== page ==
Website  ~  Facebook  ~  Twitter @eavwriter

The Jötunn War: First Peek! by Ian Stuart Sharpe

Please welcome Ian Stuart Sharpe to The Qwillery discussing The Jötunn War which is being funded on Kickstarter right now!

The Jötunn War: First Peek!  by Ian Stuart Sharpe

The Jötunn War: First Peek!
by Ian Stuart Sharpe

How would you describe the Jötunn War?

The Jötunn War is our latest addition to the Vikingverse, the first of a four-issue graphic novel series and a companion piece to the All Father Paradox.

If you’ve read the novel, it adds some more depth and detail to the worlds-spanning war that concludes the novel. And if you haven’t, it makes a perfectly good jumping off point to explore.
The premise is simple: what if the Vikings never lost? What would the modern world be like if Norse laws, appetites and mythology had shaped it instead of Christianity?

Fast forward through 1000 years of alternate timeline and you come to the Jötunn War - a point in time analogous to the Great War, or World War 2. There are all kinds of social pressures that irk Great Powers, like the Emancipation of the Serfs or the Russian Revolution, the Scramble for Africa and the Rise of Nationalism. The Viking Empire is no different: while the pace of progress has been accelerated (Vikings didn’t burn their scientists as witches…), when the thralls rebel, turning to the artifice of Norns to help them escape their bondage, the Natural order is thrown into chaos, causing a war that rages across the Nine Homeworlds for decades. The comic shows the last gasp battle for Utgard, the last stronghold of the Jötnar.

The Jötunn War is your first comic, coming just months after the All Father Paradox novel. Do some of our favourite characters make an appearance?

Over the course of four issues, you’ll see all kinds of familiar faces, some drawn from the novel, some from real life. Of course, this is Gest’s story and told from his POV. There is something of the Eternal Champion about him, because of his immense longevity - down to a Norn’s curse in the cradle – he has seen the whole swept of history and now stepped up for the decisive battle. Along the way, he is joined by Alviss Presterleah and Njall Armstinnr – two great 1960s icons in our world, whose names easily translate back into Old Norse. In the Vikingverse blurb, we often talk about the storied heroes of mankind being drawn into the Vikingverse in new and brutal guises - those two are an especially long way from the All-American idols we know and love.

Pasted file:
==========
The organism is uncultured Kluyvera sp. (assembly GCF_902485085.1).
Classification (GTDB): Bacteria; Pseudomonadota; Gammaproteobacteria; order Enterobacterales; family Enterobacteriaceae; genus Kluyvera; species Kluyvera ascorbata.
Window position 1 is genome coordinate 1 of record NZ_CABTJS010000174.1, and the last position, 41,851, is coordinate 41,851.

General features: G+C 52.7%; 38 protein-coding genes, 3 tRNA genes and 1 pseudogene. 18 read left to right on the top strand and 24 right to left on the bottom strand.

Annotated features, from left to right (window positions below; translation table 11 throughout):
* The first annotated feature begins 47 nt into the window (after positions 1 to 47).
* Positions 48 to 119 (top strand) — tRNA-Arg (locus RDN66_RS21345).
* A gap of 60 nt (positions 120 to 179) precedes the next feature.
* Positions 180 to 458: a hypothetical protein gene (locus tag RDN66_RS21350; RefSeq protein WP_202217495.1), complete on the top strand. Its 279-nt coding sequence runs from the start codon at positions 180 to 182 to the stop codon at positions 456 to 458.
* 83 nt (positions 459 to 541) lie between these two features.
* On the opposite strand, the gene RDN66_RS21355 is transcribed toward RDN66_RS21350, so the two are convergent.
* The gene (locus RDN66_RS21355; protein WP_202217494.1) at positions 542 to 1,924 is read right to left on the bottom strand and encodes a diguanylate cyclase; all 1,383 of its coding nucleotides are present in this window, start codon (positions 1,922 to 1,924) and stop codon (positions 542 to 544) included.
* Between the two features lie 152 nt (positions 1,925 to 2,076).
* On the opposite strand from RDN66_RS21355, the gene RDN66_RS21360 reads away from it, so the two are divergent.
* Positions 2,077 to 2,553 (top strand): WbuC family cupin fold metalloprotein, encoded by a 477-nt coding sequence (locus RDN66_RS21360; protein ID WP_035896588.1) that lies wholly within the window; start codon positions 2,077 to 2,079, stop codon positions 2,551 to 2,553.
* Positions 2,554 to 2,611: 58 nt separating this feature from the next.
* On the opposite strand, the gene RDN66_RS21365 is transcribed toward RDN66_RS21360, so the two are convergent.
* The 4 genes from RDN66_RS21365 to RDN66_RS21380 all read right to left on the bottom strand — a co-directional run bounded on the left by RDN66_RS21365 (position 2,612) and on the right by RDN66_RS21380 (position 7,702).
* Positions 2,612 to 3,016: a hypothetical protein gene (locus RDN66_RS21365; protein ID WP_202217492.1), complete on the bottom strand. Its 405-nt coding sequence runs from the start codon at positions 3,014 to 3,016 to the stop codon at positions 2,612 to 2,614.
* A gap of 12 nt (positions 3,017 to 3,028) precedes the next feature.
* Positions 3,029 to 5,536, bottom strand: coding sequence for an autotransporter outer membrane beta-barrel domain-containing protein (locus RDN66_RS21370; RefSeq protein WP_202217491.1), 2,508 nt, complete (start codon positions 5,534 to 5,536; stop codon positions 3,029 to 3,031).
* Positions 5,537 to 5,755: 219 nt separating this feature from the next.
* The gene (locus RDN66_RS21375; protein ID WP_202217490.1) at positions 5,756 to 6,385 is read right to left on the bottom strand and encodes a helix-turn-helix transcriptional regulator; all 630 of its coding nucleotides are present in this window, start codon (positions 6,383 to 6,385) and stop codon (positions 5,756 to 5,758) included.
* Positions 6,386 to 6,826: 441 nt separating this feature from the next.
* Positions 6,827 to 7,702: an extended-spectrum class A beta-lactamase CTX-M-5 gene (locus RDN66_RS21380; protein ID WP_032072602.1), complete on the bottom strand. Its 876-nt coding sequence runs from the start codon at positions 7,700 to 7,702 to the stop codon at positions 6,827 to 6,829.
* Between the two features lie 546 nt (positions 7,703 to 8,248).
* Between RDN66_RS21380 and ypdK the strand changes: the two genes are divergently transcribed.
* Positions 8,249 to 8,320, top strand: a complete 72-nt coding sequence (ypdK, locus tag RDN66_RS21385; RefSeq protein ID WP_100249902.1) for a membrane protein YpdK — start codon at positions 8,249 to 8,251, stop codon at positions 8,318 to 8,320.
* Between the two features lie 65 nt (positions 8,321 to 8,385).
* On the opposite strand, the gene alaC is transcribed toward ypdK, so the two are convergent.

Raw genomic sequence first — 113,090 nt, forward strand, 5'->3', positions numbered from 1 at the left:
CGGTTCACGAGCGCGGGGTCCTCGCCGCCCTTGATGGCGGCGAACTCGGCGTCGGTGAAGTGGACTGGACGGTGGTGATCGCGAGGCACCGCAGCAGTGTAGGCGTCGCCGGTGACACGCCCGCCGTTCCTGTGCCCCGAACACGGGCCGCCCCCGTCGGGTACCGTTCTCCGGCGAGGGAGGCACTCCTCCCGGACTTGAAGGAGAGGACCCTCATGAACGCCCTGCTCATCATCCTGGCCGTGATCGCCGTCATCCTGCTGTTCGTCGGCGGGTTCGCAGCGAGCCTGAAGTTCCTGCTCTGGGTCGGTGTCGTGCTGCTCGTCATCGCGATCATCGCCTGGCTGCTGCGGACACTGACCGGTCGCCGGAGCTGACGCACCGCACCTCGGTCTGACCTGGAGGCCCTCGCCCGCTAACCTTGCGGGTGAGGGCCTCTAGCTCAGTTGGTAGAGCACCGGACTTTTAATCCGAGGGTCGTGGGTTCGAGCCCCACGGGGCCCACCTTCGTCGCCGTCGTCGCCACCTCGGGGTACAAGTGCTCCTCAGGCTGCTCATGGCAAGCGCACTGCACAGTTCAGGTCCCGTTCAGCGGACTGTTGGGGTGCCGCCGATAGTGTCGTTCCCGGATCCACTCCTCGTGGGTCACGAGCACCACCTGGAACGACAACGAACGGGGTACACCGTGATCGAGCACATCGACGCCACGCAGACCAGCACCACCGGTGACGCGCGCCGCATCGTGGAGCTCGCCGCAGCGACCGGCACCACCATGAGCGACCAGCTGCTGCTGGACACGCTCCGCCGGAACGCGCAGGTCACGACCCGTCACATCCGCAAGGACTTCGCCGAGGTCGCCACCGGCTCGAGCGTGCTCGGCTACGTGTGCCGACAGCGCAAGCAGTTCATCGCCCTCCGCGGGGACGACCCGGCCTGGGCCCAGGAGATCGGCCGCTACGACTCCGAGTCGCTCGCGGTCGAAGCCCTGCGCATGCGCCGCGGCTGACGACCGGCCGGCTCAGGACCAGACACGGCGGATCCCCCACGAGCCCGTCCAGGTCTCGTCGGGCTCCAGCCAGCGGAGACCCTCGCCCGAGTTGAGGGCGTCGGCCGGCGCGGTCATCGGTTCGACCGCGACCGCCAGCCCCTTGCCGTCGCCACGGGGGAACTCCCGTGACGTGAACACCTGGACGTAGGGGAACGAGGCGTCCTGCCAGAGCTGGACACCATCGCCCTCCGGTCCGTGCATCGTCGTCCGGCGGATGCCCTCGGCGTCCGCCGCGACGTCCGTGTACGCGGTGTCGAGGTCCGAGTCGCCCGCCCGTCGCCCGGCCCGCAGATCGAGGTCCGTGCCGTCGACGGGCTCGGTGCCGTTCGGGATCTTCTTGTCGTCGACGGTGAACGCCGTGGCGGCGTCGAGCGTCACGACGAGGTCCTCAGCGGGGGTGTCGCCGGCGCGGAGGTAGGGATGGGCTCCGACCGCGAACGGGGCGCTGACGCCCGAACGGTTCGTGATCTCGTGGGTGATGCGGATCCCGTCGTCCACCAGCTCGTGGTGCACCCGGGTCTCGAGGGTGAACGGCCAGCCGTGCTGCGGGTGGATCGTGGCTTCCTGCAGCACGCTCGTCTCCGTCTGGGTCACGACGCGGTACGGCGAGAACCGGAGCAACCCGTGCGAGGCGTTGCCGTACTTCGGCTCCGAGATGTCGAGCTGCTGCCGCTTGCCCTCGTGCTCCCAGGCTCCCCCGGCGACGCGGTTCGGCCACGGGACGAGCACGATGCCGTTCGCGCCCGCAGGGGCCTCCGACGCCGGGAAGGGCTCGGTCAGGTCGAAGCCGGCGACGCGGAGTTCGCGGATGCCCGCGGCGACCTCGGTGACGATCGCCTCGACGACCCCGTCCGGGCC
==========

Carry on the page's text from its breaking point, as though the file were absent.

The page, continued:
Of course, in later episodes, you get to see other major characters as the Battle for Utgard continues but we won’t reveal all of those just yet…

Did you find writing a comic easier than the novel?

History is full of titanic battles, from David vs. Goliath to the Axis vs. Allies, but The Jötunn War is literally as big as it gets. There is a kind of visceral urgency to the comic form, you can have fun that you can’t easily manage in a novel.

I used to storyboard documentaries and TV spots in my days as broadcast Producer. It was surprising how similar the two things are, and once I got started, it all came to life quite quickly. In actual fact, because the whole script – descriptions, directions and captions – is only 3000 words per issue, it is the artists who bear the real burden! The real challenge became helping Dev design a Drakkar that looked like it could fly, or an infantry helmet that makes aesthetic sense for a future Varangian. I’m excited that he has captured the vision so clearly.

Norse mythology is a fascinating lens through which to take a view of the world – and I have heard at readings and conventions what a compelling idea it is. But not everyone has the time to read 90,000 words, and so a comic is a better start to their journey.

What the two forms do have in common is the resonance of the Old Norse quotes. Whether drawing from the wisdom of the Hávamál or reciting a skaldic poem about battle, the words have a real impact.

The Jötnar themselves, why did you choose to portray them that way?